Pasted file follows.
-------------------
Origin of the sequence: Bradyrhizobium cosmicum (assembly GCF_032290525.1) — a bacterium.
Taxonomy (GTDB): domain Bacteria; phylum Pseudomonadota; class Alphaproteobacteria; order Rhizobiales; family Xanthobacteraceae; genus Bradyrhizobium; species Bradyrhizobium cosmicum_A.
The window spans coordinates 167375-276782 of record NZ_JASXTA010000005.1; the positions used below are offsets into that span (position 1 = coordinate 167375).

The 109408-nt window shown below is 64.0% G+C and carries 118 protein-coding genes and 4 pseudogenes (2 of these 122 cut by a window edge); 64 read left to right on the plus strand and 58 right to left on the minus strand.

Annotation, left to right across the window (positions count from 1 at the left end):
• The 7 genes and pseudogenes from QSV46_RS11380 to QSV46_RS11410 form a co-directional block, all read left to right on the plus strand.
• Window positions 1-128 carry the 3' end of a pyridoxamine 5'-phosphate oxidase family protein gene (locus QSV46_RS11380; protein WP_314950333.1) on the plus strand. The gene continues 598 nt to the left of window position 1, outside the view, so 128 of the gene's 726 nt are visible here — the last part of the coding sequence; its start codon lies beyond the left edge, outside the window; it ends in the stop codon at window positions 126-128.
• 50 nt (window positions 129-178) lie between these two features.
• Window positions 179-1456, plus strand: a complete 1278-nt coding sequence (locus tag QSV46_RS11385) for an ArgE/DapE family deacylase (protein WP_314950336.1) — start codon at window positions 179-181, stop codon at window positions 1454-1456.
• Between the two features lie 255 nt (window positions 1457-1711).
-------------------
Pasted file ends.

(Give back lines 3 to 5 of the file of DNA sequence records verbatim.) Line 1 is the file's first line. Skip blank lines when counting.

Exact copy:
The window spans coordinates 167375-276782 of record NZ_JASXTA010000005.1; the positions used below are offsets into that span (position 1 = coordinate 167375).

The 109408-nt window shown below is 64.0% G+C and carries 118 protein-coding genes and 4 pseudogenes (2 of these 122 cut by a window edge); 64 read left to right on the plus strand and 58 right to left on the minus strand.

Annotation, left to right across the window (positions count from 1 at the left end):